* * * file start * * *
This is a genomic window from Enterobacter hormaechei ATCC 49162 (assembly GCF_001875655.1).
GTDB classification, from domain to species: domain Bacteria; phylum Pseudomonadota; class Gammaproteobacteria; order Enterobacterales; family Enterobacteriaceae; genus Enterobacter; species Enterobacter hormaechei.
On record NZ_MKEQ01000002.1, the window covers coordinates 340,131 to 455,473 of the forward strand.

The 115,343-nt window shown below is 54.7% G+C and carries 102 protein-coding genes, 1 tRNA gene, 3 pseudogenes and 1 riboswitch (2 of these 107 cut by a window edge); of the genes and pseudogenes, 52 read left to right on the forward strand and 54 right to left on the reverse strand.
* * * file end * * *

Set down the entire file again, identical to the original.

This is a genomic window from Enterobacter hormaechei ATCC 49162 (assembly GCF_001875655.1).
GTDB classification, from domain to species: domain Bacteria; phylum Pseudomonadota; class Gammaproteobacteria; order Enterobacterales; family Enterobacteriaceae; genus Enterobacter; species Enterobacter hormaechei.
On record NZ_MKEQ01000002.1, the window covers coordinates 340,131 to 455,473 of the forward strand.

The 115,343-nt window shown below is 54.7% G+C and carries 102 protein-coding genes, 1 tRNA gene, 3 pseudogenes and 1 riboswitch (2 of these 107 cut by a window edge); of the genes and pseudogenes, 52 read left to right on the forward strand and 54 right to left on the reverse strand.